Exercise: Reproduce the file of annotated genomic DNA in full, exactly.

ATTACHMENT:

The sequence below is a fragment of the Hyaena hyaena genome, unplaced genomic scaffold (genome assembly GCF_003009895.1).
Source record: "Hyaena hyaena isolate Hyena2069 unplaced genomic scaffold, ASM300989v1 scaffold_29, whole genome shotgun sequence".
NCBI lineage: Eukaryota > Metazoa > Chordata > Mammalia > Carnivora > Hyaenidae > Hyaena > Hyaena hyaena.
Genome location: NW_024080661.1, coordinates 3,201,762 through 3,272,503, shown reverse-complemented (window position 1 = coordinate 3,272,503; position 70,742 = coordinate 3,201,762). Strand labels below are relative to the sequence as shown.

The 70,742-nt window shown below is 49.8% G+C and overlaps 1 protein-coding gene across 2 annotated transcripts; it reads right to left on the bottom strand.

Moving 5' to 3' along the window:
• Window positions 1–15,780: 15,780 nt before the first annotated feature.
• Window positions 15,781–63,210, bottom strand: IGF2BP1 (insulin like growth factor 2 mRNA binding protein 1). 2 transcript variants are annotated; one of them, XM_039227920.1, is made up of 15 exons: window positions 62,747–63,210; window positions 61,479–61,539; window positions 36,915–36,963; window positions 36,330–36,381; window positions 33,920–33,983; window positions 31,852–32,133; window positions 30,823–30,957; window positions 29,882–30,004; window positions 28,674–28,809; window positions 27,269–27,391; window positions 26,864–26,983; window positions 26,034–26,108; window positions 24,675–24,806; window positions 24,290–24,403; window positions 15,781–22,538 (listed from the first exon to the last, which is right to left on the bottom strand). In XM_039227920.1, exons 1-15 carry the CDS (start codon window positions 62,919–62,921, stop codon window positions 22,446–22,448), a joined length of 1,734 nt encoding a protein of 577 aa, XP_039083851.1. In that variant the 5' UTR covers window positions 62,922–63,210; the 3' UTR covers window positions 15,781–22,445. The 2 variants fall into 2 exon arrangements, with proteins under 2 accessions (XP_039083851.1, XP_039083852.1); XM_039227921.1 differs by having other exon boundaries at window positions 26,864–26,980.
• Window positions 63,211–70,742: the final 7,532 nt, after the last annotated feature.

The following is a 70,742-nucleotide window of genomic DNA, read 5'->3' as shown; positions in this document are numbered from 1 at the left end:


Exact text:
The sequence below is a fragment of the Hyaena hyaena genome, unplaced genomic scaffold (genome assembly GCF_003009895.1).
Source record: "Hyaena hyaena isolate Hyena2069 unplaced genomic scaffold, ASM300989v1 scaffold_29, whole genome shotgun sequence".
NCBI lineage: Eukaryota > Metazoa > Chordata > Mammalia > Carnivora > Hyaenidae > Hyaena > Hyaena hyaena.
Genome location: NW_024080661.1, coordinates 3,201,762 through 3,272,503, shown reverse-complemented (window position 1 = coordinate 3,272,503; position 70,742 = coordinate 3,201,762). Strand labels below are relative to the sequence as shown.

The 70,742-nt window shown below is 49.8% G+C and overlaps 1 protein-coding gene across 2 annotated transcripts; it reads right to left on the bottom strand.

Moving 5' to 3' along the window:
• Window positions 1–15,780: 15,780 nt before the first annotated feature.
• Window positions 15,781–63,210, bottom strand: IGF2BP1 (insulin like growth factor 2 mRNA binding protein 1). 2 transcript variants are annotated; one of them, XM_039227920.1, is made up of 15 exons: window positions 62,747–63,210; window positions 61,479–61,539; window positions 36,915–36,963; window positions 36,330–36,381; window positions 33,920–33,983; window positions 31,852–32,133; window positions 30,823–30,957; window positions 29,882–30,004; window positions 28,674–28,809; window positions 27,269–27,391; window positions 26,864–26,983; window positions 26,034–26,108; window positions 24,675–24,806; window positions 24,290–24,403; window positions 15,781–22,538 (listed from the first exon to the last, which is right to left on the bottom strand). In XM_039227920.1, exons 1-15 carry the CDS (start codon window positions 62,919–62,921, stop codon window positions 22,446–22,448), a joined length of 1,734 nt encoding a protein of 577 aa, XP_039083851.1. In that variant the 5' UTR covers window positions 62,922–63,210; the 3' UTR covers window positions 15,781–22,445. The 2 variants fall into 2 exon arrangements, with proteins under 2 accessions (XP_039083851.1, XP_039083852.1); XM_039227921.1 differs by having other exon boundaries at window positions 26,864–26,980.
• Window positions 63,211–70,742: the final 7,532 nt, after the last annotated feature.

The following is a 70,742-nucleotide window of genomic DNA, read 5'->3' as shown; positions in this document are numbered from 1 at the left end: